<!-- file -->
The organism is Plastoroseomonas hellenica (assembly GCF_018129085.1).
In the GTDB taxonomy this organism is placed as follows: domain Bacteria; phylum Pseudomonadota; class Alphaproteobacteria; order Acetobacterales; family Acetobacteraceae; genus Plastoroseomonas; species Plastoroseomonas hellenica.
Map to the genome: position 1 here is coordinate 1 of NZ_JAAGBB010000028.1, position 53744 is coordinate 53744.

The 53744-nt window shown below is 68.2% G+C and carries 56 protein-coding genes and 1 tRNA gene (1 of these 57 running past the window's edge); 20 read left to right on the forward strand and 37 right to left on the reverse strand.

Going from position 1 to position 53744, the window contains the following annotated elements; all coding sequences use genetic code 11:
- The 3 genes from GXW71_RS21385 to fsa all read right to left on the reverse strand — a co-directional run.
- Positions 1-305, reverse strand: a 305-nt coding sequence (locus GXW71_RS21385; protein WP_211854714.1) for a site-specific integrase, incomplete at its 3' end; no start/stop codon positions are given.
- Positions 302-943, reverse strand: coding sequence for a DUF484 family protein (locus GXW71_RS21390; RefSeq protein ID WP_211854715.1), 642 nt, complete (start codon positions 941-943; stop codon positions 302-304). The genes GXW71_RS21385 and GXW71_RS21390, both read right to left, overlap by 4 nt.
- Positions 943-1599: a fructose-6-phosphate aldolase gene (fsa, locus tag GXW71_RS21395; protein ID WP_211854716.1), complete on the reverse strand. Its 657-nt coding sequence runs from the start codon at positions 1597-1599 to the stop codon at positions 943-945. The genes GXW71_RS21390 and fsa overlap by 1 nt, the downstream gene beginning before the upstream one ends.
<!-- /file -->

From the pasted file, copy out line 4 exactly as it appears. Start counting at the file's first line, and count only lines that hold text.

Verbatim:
The 53744-nt window shown below is 68.2% G+C and carries 56 protein-coding genes and 1 tRNA gene (1 of these 57 running past the window's edge); 20 read left to right on the forward strand and 37 right to left on the reverse strand.